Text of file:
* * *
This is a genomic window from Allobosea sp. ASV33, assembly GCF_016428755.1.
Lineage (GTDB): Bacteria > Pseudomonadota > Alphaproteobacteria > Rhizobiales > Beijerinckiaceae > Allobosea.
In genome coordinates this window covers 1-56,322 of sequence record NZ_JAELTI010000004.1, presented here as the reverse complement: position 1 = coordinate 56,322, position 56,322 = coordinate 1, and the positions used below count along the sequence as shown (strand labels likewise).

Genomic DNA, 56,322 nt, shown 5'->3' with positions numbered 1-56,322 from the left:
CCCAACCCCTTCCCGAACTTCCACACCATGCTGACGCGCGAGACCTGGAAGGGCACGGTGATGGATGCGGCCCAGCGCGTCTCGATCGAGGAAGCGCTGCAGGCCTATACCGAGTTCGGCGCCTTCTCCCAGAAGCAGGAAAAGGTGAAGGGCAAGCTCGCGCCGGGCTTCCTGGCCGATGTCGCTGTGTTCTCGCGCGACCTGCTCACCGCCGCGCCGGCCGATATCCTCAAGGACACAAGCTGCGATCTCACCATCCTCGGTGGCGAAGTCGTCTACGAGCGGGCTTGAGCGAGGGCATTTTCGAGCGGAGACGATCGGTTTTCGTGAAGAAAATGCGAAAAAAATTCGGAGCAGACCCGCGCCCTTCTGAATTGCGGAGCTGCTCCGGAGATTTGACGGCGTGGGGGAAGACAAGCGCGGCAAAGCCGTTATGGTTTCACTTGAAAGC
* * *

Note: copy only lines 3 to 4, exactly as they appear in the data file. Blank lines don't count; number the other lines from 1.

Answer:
In genome coordinates this window covers 1-56,322 of sequence record NZ_JAELTI010000004.1, presented here as the reverse complement: position 1 = coordinate 56,322, position 56,322 = coordinate 1, and the positions used below count along the sequence as shown (strand labels likewise).

Genomic DNA, 56,322 nt, shown 5'->3' with positions numbered 1-56,322 from the left: